No arrests were reported as dozens of police officers walked along with the parade, carrying gas masks, wooden batons and plastic hand ties.

Biden, campaigning in York, Pa., took a swipe at Romney on foreign policy.

“He said it was a mistake to end the war in Iraq and bring all of our warriors home,” the vice president said. “He said it was a mistake to set an end date for our warriors in Afghanistan and bring them home. He implies by the speech that he’s ready to go to war in Syria and Iran. “

Democrats have been critical of Romney for making no mention of the war in Afghanistan when he accepted the Republican nomination in Tampa, Fla., last week. He previously criticized Obama for setting a public date for the withdrawal of U.S. combat troops from the war.

Romney also has faulted Obama for allowing the government of Syrian President Bashar Assad to remain in power. Yet his aides have refused to say for a week if he agrees with French President Hollande’s promise to extend diplomatic recognition to a provisional government if Syrian rebels form one.

Romney spent Sunday at his Wolfeboro, N.H., vacation home, leaving only to attend church services with his wife, Ann.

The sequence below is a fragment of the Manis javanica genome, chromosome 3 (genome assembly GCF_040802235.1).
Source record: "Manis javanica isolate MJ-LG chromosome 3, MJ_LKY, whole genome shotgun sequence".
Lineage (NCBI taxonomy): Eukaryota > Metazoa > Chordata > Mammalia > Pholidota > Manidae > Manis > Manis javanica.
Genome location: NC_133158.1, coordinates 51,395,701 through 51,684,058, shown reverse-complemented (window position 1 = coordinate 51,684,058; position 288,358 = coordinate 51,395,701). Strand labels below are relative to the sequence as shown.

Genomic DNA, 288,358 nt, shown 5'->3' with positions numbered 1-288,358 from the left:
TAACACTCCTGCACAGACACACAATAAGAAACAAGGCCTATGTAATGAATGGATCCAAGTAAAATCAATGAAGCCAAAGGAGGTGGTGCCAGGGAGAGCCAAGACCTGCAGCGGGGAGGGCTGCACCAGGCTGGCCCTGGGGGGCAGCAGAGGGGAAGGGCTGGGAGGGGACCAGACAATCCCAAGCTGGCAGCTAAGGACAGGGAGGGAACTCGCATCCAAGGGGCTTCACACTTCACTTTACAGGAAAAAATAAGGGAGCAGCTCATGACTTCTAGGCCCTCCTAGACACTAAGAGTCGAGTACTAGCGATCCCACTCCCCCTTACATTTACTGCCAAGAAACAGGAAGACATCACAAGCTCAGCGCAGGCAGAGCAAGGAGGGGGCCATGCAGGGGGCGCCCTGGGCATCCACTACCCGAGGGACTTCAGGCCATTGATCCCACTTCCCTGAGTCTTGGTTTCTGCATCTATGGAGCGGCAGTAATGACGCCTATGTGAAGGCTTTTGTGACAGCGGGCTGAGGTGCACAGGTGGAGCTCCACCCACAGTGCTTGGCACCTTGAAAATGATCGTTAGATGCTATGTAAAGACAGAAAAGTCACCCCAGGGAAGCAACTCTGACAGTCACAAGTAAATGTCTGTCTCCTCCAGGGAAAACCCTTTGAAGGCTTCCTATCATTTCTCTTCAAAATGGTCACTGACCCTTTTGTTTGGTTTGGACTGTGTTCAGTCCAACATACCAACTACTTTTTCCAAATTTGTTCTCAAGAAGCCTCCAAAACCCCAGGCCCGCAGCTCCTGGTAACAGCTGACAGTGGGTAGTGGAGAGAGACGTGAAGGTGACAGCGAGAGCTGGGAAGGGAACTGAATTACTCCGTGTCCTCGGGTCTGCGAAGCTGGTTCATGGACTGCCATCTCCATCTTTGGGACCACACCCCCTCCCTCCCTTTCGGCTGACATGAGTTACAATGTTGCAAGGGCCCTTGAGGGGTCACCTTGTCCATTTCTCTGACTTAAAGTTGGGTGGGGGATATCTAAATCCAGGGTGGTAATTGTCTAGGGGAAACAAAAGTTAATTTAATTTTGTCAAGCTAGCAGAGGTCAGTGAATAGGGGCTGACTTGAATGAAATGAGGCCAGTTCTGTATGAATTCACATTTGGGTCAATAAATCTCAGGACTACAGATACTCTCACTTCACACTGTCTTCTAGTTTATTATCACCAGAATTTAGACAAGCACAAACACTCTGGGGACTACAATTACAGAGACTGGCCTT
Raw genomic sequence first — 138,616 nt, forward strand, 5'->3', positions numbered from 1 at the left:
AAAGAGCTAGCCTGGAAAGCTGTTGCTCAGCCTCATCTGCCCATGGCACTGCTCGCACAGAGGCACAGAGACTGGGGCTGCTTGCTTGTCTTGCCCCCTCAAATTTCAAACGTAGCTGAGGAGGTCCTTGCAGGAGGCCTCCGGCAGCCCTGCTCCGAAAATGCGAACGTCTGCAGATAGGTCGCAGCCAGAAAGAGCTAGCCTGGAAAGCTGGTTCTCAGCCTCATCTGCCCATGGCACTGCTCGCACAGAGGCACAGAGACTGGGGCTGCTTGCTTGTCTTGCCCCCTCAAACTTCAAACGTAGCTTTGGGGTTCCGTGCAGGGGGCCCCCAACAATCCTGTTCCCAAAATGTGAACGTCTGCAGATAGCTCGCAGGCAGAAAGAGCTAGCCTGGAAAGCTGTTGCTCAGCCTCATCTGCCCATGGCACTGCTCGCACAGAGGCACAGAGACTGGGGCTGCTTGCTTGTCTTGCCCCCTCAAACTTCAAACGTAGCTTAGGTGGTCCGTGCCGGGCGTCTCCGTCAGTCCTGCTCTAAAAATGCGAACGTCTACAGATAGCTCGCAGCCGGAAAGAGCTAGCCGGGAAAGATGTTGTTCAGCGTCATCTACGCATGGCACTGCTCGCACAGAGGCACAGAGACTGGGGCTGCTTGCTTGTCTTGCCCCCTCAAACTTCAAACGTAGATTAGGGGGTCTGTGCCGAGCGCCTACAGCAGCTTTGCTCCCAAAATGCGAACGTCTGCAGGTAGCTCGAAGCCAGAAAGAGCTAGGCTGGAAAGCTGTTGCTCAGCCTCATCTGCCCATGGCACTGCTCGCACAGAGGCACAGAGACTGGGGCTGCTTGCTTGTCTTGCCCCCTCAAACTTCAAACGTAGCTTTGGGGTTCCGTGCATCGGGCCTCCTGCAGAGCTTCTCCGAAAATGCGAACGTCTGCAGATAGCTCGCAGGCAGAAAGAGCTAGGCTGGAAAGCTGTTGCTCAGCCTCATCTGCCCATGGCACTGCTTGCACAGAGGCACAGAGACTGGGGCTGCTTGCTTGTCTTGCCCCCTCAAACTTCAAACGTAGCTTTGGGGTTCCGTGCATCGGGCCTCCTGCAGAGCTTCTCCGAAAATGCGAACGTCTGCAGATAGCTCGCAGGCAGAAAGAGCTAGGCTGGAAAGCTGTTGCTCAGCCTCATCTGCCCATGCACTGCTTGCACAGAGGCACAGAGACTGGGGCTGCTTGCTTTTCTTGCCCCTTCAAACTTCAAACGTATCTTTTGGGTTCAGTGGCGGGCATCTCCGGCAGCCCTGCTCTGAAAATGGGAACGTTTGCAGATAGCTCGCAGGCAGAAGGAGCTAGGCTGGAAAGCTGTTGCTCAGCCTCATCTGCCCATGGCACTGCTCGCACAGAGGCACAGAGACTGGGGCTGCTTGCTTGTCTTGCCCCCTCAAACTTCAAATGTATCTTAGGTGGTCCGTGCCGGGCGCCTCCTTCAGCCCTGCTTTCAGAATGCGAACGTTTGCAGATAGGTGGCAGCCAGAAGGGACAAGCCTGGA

Aides said he would spend much of the Democrats’ convention week preparing for three fall debates with Obama, beginning on Oct. 3.

Running mate Paul Ryan was booked into North Carolina, counterprogramming the Democratic convention rhetoric.

San Antonio Mayor Julian Castro delivers the keynote speech on Tuesday, followed by First lady Michelle Obama‘s remarks.

Obama and Biden will be nominated for second terms on Wednesday night, when former President Bill Clinton has the role of star speaker.

Biden and Obama, deliver their nomination acceptance speeches on Thursday, the convention’s final night.

The economy has recovered fitfully at best from the worst recession in decades, and national unemployment is 8.3 percent. Joblessness was spiking when Obama took office and peaked at over 10 percent before it began receding during his term.

While Republicans want the election to be a simple referendum on Obama’s handling of the economy, he and the Democrats are determined to make Election Day a choice between him and his rival.

That strategy was on display in the Sunday interview programs.

Plouffe, asked on ABC to answer the better-off question with a yes or no, replied: “I think everybody understands we were this close to a Great Depression. We staved that off. We’re beginning to recover. We have a lot more work to do. We need to grow jobs more quickly, we need to grow middle-class incomes more quickly.”

Axelrod, on Fox, said, “I can say that we’re in a better position than we were four years ago in our economy in the sense that when this president took office, we were losing 800,000 jobs a month. The quarter before he took office was the worst quarter that this country has had economically since the Great Depression, and we are in a different place, 29 straight months of job growth, 4.5 million private sector jobs.”

“Are we where we need to be? No. But the problem with what Governor Romney said is for three days they never offered anybody a plausible alternative.”

Source:  Associated Press